Members of the salaried divisions are paid their retirement bonus at their intai based on their years of service and ranks throughout their career. To be eligible for the basic bonus, a rikishi must have attended 20 consecutive basho in makuuchi or 25 total basho in makuuchi. The bonus is calculated as follows:
|Yokozuna||¥15,000,000 plus ¥500,000 per basho fought as a sekitori|
|Ozeki||¥10,000,000 plus ¥400,000 per basho|
|Sanyaku||¥7,630,000 plus ¥250,000 per basho|
|Makuuchi||¥7,630,000 plus ¥200,000 per basho|
For sekitoris ineligible according to the above conditions:
|Makuuchi||¥4,730,000 + (number of basho) × ¥150,000|
|Juryo||¥1,150,000 + (number of basho) × ¥150,000|
Exceptional yokozuna (Taiho, Kitanoumi, Chiyonofuji, Takanohana, and maybe Asashoryu?) can also be awarded a distinguished career bonus. In 2005, yokozuna Asashoryu earned more than ¥150,000,000 in gross income (more than €1,100,000 , or $1,250,000, excluding advertising), calculated as follows:
|Salary||¥2,820,000 × 12||¥33,840,000|
|Yusho||¥10,000,000 × 6||¥60,000,000|
|Kensho||1,525 × ¥30,000||¥45,750,000|
Yaocho also deserves mentioning when examining money in sumo wrestling. This term refers to a payoff to an opponent to lose the fight. The practice isn't unimaginable in a sport involving large sums of money and where a wrestler's status and lifestyle are affected dramatically by daily results during each basho.
Rumors about such practices have been heard about rikishis. Even the legendary Chiyonofuji was accused of taking advantage of the practice; but, before giving credence to the rumor, consider how ethical and traditionalist he was and the amount of money it'd cost to buy off his many wins.
The most publicized yaocho scandal was triggered by retired rikishi Keisuke Itai's 2000 book admitting participation in a practice he claimed is widespread. He apologized and claimed he's on a "mission" to end a system abused by half of rikishi, including legends like Akebono (who allegedly paid him ¥400,000) and Chiyotaikai.
The scandal turned tragic when informants Onaruto oyakata and Sieji Hashimoto died mysteriously of the same cause and within a few hours of each other. Their connections with the yakuza were later established. Itai was suspected of making outrageous claims to drum-up publicity for his struggling chanko restaurant.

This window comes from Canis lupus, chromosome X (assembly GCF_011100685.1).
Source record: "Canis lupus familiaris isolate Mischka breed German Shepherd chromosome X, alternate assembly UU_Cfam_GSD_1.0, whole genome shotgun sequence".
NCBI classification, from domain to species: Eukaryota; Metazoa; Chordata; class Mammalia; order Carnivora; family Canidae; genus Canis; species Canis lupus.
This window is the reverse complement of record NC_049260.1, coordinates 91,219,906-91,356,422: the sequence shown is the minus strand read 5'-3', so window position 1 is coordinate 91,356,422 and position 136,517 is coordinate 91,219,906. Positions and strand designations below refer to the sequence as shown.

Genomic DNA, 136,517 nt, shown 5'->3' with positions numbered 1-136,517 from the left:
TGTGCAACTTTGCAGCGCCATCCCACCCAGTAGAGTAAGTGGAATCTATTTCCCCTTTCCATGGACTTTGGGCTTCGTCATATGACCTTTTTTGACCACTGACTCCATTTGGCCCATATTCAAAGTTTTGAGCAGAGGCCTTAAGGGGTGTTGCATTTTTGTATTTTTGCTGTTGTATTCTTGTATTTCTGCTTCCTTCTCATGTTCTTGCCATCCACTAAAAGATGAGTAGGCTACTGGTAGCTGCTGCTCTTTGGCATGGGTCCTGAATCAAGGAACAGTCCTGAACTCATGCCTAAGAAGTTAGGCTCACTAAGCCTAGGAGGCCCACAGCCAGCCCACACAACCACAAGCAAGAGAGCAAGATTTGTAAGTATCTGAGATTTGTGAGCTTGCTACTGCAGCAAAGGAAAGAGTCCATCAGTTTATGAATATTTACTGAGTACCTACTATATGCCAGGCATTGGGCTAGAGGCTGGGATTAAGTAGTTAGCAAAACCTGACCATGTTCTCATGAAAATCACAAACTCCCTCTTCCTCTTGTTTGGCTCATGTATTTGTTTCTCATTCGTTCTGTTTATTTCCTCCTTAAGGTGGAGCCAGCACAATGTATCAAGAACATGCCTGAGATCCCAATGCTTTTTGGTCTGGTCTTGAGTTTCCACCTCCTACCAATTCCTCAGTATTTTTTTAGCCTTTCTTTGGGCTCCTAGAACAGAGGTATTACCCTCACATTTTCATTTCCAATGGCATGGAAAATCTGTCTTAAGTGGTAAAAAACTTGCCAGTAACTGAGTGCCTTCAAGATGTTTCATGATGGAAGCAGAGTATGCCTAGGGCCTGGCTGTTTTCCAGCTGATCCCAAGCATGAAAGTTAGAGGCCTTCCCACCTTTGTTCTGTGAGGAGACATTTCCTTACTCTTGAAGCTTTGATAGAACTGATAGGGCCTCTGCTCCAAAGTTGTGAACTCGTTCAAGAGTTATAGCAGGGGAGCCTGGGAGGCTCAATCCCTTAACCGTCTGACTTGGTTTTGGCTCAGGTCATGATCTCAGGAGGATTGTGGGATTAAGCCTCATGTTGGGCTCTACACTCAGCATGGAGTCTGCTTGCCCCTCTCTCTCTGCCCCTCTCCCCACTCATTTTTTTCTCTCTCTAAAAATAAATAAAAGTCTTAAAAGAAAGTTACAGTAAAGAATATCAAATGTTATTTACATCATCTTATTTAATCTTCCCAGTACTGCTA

Though no further claims have been made, we can't reasonably deny rikishis being men with faults, like all men. However, it's unlikely a widespread practice, though the number of kachi-koshi earned on the senshuraku may leave doubts. If tempted, competing rikishi are sobered by their close ranks and the dramatic practical and financial effects of a loss. A price high enough to cover their losses can't be paid.
There are fewer conflicts over money in sumo than in other sports, primarily because the system's longevity prevents privilege outweighing the merit of results and perseverance. Also, there are no taboos associated with financial rewards. It's a part of the ritual, like the payment of kensho by the gyoji being received by the right hand (except for a few forgetful yokozuna).
Wages quickly became an important matter to rikishi. If initially rikishi were happy with room and board, profits were abundant and lack of profit-sharing was a primary reason for the Great Rikishi Revolt of 1932 lead by Sekiwake Tenryu Saburo, resulting in the only canceled basho in history.
Kotooshu, the European idol
Although tradition continues to be primarily important, income lures many to join a professional heya even though wages are lower compared to other sports. Gaijin, often from Ulan-Bator or Eastern Europe, are often running away from poverty in their home countries where they couldn't make a living wrestling. Consider average incomes from their home countries:
These rikishis usually arrive older and more technically experienced than their Japanese colleagues, who often only need to meet physical criteria to enter their heya. However, let's not forget the many out-of-rank rikishis who, like Ichinoya, enjoy 25-year careers without ever reaching salaried ranks. They're even more admirable because of their passion for a sport encompassing a fantastic way of life, with its moments of sadness and happiness, sacrifices and difficulties.